Use of IUD and subsequent fertility--follow-up after participation in a randomized clinical trial.
ABSTRACT Although the IUD has been a contraceptive method for about 50 years, how it affects subsequent fertility remains controversial. The aim of our study was to examine time to pregnancy, pregnancy outcome and the need for infertility workup in a cohort of previous copper IUD users.
From May 1993 to April 1995, 957 women were included in a prospective cohort IUD study in the city of Trondheim, Norway. From this randomized clinical trial, we identified 205 women eligible for study participation. Group A comprised 109 women who removed their IUD for purposes of planning to become pregnant, while Group B comprised 96 women who became pregnant or planned pregnancy after a complicated IUD use. Data were collected through a postal questionnaire. All information from the questionnaires was validated against data kept in the medical record at the general practitioner's office or in the hospital record of women who became pregnant or started an infertility workup. All analyses were done using SPSS.
In Group A, 93.6% (102/109) of the women became pregnant. Time to conception was unaffected by parity order, duration of use and age at time for removal of the IUD. Among the seven women who did not conceive, four women cancelled pregnancy plans, while three women started an infertility workup. The distribution of intra-/extrauterine pregnancies did not differ between Groups A and B. However, significantly more pregnancies were terminated as induced abortions in Group B. The two women (2%) who did not conceive in Group B did not start an infertility workup.
In line with results from other studies, there is no evidence that prior use of a copper-containing IUD increases the risk for impaired fertility regardless of the reason for removal.
Article: ‘Op de kop getikt’Huisarts en wetenschap 04/2010; 53(4). DOI:10.1007/s12445-010-0101-9
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ABSTRACT: The IUD (intra uterine device) is a highly effective method of contraception that is underused. New developments in intrauterine technology, smaller frameless copper and levonorgestrel-releasing devices, could help increase the prevalence-- of use in adolescents and nulliparous women. Because adolescents and young nulliparous women contribute disproportionately to the epidemic of unintended pregnancies, long-acting methods of contraception, particularly IUDs, should be considered as first-line choices for interval, emergency and immediate post-abortal contraception in this population of women. As the uterine cavity is generally much smaller in this group than in older women, adapted IUDs may be very useful. Compatibility of the IUD with the small uterine cavity leads to high acceptability and continuation of use, a prerequisite to reduce unintended pregnancies. A strategic advantage of IUDs is that, unlike the Pill, they are genuinely 'fit-and-forget'. In use, they are much more effective than Pills in this age group. However, copper intrauterine devices do not offer protection against sexually transmitted infections (STIs) and, therefore, they are not always the methods of first choice for teenagers and nulliparous women. New evidence, however, from the World Health -Organization and the American College of Obstetricians and Gynecologists, shows that IUDs can be used and that they are safe for most women, including adolescents.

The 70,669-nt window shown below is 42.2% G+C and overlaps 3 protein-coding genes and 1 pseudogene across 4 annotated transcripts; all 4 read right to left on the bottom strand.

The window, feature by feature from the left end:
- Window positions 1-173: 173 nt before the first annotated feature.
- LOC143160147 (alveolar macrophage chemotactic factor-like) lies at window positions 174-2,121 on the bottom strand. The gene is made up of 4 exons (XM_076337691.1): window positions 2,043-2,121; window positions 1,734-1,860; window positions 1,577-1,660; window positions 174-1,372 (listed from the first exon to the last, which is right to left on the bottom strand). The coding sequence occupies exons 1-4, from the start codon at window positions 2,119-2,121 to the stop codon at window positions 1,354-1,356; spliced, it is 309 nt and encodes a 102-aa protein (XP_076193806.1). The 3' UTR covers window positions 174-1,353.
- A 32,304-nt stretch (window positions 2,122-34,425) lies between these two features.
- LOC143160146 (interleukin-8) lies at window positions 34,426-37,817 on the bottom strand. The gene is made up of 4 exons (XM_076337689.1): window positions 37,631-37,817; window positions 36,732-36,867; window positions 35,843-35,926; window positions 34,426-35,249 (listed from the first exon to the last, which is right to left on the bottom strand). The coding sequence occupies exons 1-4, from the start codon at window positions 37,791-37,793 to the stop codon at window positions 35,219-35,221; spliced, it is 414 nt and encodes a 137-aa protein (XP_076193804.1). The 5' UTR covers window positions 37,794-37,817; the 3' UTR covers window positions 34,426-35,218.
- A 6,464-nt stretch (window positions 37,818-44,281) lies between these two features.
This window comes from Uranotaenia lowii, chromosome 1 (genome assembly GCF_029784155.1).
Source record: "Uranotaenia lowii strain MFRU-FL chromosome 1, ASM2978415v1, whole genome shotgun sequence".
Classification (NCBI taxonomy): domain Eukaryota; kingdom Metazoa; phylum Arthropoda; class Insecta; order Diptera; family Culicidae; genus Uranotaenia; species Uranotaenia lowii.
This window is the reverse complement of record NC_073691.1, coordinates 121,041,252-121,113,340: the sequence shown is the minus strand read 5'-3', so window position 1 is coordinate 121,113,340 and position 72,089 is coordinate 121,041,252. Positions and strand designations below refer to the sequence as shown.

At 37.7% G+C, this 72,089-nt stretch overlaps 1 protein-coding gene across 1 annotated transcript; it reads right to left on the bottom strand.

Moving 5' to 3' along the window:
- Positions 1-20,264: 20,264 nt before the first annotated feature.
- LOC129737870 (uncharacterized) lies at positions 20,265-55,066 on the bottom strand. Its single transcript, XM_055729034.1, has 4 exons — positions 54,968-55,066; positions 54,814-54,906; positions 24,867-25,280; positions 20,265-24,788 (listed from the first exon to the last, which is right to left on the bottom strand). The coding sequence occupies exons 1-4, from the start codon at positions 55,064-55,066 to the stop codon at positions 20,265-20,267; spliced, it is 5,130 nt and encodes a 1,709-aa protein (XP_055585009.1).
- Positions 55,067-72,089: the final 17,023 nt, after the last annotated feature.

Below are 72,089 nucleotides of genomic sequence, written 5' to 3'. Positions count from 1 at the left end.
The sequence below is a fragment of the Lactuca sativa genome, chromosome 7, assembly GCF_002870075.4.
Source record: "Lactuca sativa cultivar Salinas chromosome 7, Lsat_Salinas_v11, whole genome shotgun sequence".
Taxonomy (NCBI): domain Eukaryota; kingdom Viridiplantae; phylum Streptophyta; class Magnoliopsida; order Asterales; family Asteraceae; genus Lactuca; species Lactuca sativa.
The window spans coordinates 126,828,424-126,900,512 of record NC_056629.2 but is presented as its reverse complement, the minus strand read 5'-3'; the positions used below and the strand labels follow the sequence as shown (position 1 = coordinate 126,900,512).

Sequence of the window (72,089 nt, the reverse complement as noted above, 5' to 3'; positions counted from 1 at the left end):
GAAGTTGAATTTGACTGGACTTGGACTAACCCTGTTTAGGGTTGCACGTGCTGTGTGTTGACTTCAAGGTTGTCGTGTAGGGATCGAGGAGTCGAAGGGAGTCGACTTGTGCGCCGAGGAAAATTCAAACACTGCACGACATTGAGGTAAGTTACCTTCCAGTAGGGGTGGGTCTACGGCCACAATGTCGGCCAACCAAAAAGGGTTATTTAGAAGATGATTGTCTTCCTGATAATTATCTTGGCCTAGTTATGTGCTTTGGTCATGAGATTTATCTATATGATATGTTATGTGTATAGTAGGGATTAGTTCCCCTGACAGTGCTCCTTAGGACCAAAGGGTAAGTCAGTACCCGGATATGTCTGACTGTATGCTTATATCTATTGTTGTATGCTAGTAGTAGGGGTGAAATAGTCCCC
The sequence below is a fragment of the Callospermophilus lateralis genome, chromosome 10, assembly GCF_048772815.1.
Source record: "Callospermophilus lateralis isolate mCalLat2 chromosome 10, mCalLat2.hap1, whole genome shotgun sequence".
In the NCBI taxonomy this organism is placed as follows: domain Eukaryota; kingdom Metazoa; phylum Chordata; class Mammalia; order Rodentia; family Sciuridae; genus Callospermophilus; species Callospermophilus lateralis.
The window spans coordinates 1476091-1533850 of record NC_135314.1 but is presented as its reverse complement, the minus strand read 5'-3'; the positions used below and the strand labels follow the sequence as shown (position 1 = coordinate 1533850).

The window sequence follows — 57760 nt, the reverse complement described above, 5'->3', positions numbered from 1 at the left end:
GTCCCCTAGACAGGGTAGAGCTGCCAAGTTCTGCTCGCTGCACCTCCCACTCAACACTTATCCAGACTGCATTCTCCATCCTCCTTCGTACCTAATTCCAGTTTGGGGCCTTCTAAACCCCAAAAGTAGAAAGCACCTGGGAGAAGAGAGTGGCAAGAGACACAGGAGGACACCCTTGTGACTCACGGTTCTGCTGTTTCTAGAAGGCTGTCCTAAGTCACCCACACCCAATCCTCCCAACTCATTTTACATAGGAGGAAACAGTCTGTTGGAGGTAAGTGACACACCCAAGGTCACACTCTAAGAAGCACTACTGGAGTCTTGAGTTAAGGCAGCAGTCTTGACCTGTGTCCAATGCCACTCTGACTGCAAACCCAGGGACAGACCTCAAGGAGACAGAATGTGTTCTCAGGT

Article: Contraception for Adolescents[Show abstract] [Hide abstract]
ABSTRACT: A working knowledge of contraception will assist the pediatrician in both sexual health promotion as well as treatment of common adolescent gynecologic problems. Best practices in adolescent anticipatory guidance and screening include a sexual health history, screening for pregnancy and sexually transmitted infections, counseling, and if indicated, providing access to contraceptives. Pediatricians' long-term relationships with adolescents and families allow them to help promote healthy sexual decision-making, including abstinence and contraceptive use. Additionally, medical indications for contraception, such as acne, dysmenorrhea, and heavy menstrual bleeding, are frequently uncovered during adolescent visits. This technical report provides an evidence base for the accompanying policy statement and addresses key aspects of adolescent contraceptive use, including the following: (1) sexual history taking, confidentiality, and counseling; (2) adolescent data on the use and side effects of newer contraceptive methods; (3) new data on older contraceptive methods; and (4) evidence supporting the use of contraceptives in adolescent patients with complex medical conditions.Pediatrics 09/2014; 134(4). DOI:10.1542/peds.2014-2300 · 5.30 Impact Factor